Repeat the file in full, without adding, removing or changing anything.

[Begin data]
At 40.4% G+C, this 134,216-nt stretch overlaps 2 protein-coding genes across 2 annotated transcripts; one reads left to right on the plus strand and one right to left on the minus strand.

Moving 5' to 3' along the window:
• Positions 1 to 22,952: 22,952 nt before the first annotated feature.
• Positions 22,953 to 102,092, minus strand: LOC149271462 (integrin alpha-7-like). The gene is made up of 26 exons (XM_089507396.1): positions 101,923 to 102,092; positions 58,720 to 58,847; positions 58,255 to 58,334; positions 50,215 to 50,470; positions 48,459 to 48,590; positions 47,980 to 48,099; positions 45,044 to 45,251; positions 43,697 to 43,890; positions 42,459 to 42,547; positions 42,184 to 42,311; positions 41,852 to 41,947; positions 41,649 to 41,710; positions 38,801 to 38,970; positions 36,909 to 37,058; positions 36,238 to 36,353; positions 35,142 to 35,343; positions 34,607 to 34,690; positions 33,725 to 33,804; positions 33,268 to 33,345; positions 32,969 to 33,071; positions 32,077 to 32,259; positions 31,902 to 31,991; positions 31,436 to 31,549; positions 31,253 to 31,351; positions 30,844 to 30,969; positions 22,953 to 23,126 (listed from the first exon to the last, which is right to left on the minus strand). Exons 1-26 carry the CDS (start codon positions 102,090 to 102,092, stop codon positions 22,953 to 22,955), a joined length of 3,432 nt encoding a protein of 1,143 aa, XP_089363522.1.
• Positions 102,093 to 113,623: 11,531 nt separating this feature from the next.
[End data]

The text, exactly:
At 40.4% G+C, this 134,216-nt stretch overlaps 2 protein-coding genes across 2 annotated transcripts; one reads left to right on the plus strand and one right to left on the minus strand.

Moving 5' to 3' along the window:
• Positions 1 to 22,952: 22,952 nt before the first annotated feature.
• Positions 22,953 to 102,092, minus strand: LOC149271462 (integrin alpha-7-like). The gene is made up of 26 exons (XM_089507396.1): positions 101,923 to 102,092; positions 58,720 to 58,847; positions 58,255 to 58,334; positions 50,215 to 50,470; positions 48,459 to 48,590; positions 47,980 to 48,099; positions 45,044 to 45,251; positions 43,697 to 43,890; positions 42,459 to 42,547; positions 42,184 to 42,311; positions 41,852 to 41,947; positions 41,649 to 41,710; positions 38,801 to 38,970; positions 36,909 to 37,058; positions 36,238 to 36,353; positions 35,142 to 35,343; positions 34,607 to 34,690; positions 33,725 to 33,804; positions 33,268 to 33,345; positions 32,969 to 33,071; positions 32,077 to 32,259; positions 31,902 to 31,991; positions 31,436 to 31,549; positions 31,253 to 31,351; positions 30,844 to 30,969; positions 22,953 to 23,126 (listed from the first exon to the last, which is right to left on the minus strand). Exons 1-26 carry the CDS (start codon positions 102,090 to 102,092, stop codon positions 22,953 to 22,955), a joined length of 3,432 nt encoding a protein of 1,143 aa, XP_089363522.1.
• Positions 102,093 to 113,623: 11,531 nt separating this feature from the next.